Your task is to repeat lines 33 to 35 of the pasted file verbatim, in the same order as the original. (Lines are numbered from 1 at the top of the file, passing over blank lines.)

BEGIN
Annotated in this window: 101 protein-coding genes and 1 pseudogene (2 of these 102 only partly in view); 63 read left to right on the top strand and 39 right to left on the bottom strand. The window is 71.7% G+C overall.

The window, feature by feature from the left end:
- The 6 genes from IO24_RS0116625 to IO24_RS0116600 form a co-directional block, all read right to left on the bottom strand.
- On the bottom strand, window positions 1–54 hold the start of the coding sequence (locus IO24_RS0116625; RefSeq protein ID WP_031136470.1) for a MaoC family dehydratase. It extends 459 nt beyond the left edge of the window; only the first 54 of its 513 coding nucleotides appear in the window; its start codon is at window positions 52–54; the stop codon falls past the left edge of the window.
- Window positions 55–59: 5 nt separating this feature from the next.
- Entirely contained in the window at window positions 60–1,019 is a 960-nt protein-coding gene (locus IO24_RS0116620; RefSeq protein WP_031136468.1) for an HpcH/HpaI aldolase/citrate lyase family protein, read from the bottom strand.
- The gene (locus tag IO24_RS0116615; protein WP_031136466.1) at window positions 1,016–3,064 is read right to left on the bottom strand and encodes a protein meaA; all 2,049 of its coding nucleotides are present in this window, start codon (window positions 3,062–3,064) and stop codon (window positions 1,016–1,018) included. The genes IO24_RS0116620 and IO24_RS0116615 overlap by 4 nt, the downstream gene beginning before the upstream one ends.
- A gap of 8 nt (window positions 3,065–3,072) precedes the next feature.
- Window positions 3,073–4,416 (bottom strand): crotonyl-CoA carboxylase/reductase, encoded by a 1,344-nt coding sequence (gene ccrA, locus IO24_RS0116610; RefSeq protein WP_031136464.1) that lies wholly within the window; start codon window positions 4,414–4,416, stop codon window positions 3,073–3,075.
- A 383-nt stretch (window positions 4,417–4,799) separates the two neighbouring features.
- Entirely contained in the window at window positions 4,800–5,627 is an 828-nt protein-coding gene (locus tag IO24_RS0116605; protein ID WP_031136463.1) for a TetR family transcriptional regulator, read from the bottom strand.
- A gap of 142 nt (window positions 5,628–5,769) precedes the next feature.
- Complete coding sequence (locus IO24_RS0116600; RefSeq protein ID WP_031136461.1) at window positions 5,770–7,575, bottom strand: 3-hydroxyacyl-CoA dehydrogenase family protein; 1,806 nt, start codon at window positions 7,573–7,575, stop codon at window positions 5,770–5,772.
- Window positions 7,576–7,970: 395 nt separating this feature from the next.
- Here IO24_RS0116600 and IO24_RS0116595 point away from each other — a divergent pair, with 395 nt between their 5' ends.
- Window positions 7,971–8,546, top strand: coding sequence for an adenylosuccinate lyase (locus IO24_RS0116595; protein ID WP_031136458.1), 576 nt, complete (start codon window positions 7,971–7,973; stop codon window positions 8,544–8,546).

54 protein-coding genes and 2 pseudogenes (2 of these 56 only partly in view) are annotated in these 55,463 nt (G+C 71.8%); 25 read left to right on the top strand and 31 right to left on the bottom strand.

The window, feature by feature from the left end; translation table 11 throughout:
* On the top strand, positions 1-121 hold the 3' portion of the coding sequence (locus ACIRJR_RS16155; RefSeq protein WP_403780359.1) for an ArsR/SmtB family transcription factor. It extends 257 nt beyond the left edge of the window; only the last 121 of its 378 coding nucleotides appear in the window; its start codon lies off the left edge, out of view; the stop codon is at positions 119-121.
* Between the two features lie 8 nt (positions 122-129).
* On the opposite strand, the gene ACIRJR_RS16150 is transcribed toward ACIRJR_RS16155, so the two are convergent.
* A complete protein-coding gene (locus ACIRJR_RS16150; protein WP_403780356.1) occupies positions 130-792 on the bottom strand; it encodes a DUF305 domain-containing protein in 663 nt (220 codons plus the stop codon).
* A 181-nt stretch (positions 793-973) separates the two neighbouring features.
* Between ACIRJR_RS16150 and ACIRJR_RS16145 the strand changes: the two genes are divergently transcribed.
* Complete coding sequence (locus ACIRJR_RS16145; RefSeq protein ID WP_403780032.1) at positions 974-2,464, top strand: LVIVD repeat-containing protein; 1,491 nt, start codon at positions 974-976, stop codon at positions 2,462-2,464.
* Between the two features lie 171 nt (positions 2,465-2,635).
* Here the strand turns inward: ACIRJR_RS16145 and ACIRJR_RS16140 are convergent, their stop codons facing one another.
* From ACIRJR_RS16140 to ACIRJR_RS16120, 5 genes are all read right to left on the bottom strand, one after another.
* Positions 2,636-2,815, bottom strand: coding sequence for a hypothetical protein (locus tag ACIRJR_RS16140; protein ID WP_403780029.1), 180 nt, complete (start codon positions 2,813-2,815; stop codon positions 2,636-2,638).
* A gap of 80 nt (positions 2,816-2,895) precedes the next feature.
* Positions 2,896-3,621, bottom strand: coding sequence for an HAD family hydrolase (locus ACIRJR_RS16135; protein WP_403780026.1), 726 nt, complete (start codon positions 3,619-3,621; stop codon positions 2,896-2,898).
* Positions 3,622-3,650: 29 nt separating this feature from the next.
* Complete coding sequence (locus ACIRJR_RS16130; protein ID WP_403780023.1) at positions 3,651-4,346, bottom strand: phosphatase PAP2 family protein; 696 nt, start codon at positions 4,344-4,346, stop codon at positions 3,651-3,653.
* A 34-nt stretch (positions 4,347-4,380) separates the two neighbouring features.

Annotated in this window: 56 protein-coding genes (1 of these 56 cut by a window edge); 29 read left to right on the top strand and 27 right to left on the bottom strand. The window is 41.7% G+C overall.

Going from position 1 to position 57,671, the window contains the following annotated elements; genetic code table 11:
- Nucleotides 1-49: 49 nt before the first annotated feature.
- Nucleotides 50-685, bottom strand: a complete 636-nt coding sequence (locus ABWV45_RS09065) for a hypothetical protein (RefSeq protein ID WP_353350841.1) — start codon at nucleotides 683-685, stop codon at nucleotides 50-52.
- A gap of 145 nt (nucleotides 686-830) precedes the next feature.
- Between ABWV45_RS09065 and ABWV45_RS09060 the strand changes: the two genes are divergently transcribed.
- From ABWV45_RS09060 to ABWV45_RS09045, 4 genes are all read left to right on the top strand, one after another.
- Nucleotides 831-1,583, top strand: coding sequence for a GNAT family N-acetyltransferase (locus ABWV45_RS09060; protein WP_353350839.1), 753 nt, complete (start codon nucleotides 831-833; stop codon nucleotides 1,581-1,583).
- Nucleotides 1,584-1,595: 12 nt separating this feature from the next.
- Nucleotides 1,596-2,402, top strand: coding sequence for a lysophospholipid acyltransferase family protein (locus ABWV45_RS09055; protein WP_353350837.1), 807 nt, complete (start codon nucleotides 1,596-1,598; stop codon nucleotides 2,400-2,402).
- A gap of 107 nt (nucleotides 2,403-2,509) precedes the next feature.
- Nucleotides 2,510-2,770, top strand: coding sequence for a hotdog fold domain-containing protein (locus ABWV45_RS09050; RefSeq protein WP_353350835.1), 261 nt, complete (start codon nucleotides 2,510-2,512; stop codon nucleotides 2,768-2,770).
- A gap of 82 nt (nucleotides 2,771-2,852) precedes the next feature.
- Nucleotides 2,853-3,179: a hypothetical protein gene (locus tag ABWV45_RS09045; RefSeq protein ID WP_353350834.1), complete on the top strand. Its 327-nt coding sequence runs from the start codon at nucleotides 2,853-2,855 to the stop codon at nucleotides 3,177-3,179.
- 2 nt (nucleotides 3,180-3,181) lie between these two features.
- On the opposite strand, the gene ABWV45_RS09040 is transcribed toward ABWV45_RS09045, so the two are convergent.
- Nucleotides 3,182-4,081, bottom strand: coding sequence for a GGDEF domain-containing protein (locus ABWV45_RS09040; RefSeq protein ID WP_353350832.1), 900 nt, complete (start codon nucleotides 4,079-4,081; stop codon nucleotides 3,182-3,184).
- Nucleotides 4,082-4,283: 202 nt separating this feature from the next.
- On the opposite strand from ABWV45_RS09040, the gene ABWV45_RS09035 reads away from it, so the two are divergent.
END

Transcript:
* Complete coding sequence (locus ACIRJR_RS16130; protein ID WP_403780023.1) at positions 3,651-4,346, bottom strand: phosphatase PAP2 family protein; 696 nt, start codon at positions 4,344-4,346, stop codon at positions 3,651-3,653.
* A 34-nt stretch (positions 4,347-4,380) separates the two neighbouring features.

Annotated in this window: 56 protein-coding genes (1 of these 56 cut by a window edge); 29 read left to right on the top strand and 27 right to left on the bottom strand. The window is 41.7% G+C overall.